Ray Edwards Small Business Marketing Podcast Episode 6 – More Bigger Thinking

Wow, I got a lot of feedback on my last podcast about thinking bigger. And not all of it was positive.

So in today’s podcast, I address some of the biggest questions that keep cropping up.

Two main topics today:

1. A tool to help you breakthrough to bigger thinking.

2. A way to overcome your biggest limitation (it’s probably not what you’re thinking).

3. Our very first Q&A session!

As always, if you have feedback or suggestions I’d really like to hear from you.

Call in your questions or comments to our new, fancy “request line” at (509) 713-2679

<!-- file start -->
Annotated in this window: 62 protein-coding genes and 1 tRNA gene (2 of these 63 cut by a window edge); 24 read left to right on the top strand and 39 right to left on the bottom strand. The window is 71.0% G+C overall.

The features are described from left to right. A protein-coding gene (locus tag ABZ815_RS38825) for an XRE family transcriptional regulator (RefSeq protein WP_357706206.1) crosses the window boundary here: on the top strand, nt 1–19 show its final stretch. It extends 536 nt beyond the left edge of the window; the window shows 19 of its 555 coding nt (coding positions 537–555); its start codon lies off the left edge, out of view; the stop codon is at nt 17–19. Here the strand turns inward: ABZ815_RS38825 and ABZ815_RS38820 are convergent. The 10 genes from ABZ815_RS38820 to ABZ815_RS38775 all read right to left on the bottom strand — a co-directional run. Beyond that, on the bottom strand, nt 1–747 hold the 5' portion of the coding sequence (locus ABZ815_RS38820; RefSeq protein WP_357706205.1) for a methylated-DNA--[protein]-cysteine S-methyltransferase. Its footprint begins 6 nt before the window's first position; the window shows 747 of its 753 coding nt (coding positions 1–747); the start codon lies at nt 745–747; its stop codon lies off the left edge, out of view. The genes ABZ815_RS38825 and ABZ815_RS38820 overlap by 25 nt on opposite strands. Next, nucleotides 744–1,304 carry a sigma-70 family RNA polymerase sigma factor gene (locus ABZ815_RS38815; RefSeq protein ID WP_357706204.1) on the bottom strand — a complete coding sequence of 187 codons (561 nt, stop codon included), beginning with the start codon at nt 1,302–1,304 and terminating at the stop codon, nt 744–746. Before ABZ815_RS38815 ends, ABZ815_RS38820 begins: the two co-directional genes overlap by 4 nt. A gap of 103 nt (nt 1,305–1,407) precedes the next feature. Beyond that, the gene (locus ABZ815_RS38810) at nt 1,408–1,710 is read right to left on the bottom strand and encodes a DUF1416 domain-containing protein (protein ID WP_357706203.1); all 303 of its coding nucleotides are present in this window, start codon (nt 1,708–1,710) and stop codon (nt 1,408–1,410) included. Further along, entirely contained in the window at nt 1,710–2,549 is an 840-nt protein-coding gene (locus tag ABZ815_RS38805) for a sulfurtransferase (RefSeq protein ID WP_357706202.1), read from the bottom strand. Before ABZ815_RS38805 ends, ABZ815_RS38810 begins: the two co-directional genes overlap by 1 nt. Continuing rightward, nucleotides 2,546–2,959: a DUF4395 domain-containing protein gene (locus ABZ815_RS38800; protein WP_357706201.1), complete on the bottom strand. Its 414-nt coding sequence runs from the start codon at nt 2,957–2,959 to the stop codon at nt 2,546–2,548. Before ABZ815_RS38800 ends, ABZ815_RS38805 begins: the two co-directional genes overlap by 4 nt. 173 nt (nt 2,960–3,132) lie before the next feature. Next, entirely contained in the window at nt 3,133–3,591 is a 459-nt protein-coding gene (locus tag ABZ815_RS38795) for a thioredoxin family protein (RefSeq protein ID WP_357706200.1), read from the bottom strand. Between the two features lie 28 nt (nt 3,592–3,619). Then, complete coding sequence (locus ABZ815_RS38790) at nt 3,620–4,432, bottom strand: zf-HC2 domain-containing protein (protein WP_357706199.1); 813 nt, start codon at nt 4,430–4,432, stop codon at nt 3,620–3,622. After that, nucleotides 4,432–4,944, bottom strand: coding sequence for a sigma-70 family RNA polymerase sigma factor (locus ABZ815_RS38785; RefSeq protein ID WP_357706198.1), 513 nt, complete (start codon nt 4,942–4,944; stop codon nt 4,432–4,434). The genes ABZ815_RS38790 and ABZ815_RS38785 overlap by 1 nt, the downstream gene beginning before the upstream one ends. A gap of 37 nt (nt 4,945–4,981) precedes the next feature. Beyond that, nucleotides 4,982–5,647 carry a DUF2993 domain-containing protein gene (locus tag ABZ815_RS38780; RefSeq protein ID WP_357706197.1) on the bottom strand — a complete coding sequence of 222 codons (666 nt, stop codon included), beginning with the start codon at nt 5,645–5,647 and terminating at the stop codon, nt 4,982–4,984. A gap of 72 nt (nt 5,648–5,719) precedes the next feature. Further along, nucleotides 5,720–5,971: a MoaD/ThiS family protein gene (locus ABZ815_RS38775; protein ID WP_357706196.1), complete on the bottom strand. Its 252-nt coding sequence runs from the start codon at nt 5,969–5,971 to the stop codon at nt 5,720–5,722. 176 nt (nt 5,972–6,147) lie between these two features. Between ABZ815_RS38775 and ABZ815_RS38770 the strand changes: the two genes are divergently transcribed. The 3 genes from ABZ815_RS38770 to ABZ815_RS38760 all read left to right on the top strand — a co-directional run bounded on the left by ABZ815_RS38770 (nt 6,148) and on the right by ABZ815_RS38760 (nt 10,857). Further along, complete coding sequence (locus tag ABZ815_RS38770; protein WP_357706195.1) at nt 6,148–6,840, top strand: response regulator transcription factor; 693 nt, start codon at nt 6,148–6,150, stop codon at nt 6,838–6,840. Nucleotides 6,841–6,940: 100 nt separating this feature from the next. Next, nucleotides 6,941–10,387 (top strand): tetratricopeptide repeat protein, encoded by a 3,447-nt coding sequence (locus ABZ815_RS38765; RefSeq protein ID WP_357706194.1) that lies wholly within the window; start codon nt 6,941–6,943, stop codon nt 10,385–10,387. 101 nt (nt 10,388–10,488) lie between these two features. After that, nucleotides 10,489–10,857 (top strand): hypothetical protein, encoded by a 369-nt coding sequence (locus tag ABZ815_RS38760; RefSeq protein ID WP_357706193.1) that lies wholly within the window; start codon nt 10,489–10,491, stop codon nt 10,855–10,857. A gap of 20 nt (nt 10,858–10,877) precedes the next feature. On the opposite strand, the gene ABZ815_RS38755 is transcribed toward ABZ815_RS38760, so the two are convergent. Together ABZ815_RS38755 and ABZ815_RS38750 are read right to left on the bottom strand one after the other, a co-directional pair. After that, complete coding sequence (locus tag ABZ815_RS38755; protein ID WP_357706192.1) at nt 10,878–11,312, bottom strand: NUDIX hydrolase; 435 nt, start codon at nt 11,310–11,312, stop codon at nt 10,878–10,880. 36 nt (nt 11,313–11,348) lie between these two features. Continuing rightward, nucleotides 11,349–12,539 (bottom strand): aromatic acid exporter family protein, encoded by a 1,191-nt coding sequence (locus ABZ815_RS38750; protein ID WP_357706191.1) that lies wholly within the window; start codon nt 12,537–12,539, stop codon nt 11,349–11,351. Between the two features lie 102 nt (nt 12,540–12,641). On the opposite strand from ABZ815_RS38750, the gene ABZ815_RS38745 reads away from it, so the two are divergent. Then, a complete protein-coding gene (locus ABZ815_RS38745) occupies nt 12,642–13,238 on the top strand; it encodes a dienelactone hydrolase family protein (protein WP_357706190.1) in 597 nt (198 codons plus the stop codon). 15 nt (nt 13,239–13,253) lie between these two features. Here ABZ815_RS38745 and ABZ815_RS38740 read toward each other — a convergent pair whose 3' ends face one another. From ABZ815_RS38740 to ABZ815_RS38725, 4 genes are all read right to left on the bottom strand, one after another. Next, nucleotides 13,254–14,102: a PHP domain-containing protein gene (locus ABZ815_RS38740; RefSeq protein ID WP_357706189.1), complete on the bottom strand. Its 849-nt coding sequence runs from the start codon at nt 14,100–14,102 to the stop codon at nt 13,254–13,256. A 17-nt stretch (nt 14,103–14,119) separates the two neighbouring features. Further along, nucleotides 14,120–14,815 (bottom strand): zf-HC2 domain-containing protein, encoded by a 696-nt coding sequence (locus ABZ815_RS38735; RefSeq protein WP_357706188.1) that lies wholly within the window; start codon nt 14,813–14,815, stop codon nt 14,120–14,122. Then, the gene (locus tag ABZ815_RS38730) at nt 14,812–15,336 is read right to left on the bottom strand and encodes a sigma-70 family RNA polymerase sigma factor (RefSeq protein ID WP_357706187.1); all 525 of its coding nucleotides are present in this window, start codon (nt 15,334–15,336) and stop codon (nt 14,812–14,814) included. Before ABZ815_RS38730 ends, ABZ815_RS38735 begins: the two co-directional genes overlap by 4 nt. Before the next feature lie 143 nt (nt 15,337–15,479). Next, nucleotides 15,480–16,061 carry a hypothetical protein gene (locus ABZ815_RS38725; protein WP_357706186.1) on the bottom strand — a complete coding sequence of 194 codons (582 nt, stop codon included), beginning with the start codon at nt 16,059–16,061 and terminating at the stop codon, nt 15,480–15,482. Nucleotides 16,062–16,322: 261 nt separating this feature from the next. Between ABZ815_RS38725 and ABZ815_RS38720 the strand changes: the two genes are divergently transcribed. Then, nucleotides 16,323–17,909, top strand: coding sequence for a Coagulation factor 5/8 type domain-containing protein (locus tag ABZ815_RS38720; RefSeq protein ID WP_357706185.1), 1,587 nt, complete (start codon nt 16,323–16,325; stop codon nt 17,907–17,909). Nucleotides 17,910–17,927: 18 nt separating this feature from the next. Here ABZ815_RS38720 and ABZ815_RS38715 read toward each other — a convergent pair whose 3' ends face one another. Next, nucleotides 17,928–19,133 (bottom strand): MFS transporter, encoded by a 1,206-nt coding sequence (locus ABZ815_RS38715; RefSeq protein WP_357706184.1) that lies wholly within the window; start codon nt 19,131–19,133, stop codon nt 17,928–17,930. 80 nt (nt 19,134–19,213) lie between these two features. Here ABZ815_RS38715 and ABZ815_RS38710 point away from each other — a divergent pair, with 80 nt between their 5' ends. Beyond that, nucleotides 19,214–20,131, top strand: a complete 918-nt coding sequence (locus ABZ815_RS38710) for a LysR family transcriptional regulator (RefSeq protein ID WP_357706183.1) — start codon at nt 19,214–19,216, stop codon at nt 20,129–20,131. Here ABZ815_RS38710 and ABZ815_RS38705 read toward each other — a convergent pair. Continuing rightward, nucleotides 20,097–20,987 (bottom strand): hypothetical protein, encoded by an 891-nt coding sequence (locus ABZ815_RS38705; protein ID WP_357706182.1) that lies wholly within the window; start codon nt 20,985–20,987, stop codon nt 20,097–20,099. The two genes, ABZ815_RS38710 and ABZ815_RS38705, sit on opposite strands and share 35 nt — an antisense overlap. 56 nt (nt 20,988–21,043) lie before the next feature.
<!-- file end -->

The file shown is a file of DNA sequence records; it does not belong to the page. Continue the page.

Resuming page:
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9 thoughts on “Ray Edwards Small Business Marketing Podcast Episode 6 – More Bigger Thinking

  1. Thanks for the presentation!

    It was a very loud beginning and a very loud ending. Typical American I would say. It does not resonate very well in Europe – but I guess that is not your target anyway.

    You brought up good questions. Three years from now is good, but why not start with your own obituary and work yourself backwards from there until you reach what you need to do and be today?

    You do get a lot of comment from people around and also from yourself, giving you a lot of reasons why it simply does not work.

    Some people seem to live by this formula:

    Results = no results + AVGR.

    AVGR stands for “a very good reason”.

    However, it is not easy to decide who you should trust these days. One day I have a message in my inbox saying “no, you don't need a list to succeed” and the next day I get one saying “yes, you do need a list”.